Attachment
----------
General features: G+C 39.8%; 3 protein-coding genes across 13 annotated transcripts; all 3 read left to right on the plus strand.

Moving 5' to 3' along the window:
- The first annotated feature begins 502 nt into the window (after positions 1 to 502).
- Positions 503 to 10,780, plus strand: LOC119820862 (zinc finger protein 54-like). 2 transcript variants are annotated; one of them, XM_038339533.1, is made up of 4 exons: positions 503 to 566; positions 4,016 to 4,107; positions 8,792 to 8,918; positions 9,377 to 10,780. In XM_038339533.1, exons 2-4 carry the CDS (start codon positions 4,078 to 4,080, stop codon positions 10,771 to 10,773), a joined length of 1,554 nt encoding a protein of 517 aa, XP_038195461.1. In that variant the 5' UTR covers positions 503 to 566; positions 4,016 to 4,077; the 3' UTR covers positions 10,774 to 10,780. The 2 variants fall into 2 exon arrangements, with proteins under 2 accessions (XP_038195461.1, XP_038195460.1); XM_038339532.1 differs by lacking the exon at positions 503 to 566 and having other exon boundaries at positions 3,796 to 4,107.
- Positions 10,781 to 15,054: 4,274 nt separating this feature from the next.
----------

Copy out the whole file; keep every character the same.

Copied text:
General features: G+C 39.8%; 3 protein-coding genes across 13 annotated transcripts; all 3 read left to right on the plus strand.

Moving 5' to 3' along the window:
- The first annotated feature begins 502 nt into the window (after positions 1 to 502).
- Positions 503 to 10,780, plus strand: LOC119820862 (zinc finger protein 54-like). 2 transcript variants are annotated; one of them, XM_038339533.1, is made up of 4 exons: positions 503 to 566; positions 4,016 to 4,107; positions 8,792 to 8,918; positions 9,377 to 10,780. In XM_038339533.1, exons 2-4 carry the CDS (start codon positions 4,078 to 4,080, stop codon positions 10,771 to 10,773), a joined length of 1,554 nt encoding a protein of 517 aa, XP_038195461.1. In that variant the 5' UTR covers positions 503 to 566; positions 4,016 to 4,077; the 3' UTR covers positions 10,774 to 10,780. The 2 variants fall into 2 exon arrangements, with proteins under 2 accessions (XP_038195461.1, XP_038195460.1); XM_038339532.1 differs by lacking the exon at positions 503 to 566 and having other exon boundaries at positions 3,796 to 4,107.
- Positions 10,781 to 15,054: 4,274 nt separating this feature from the next.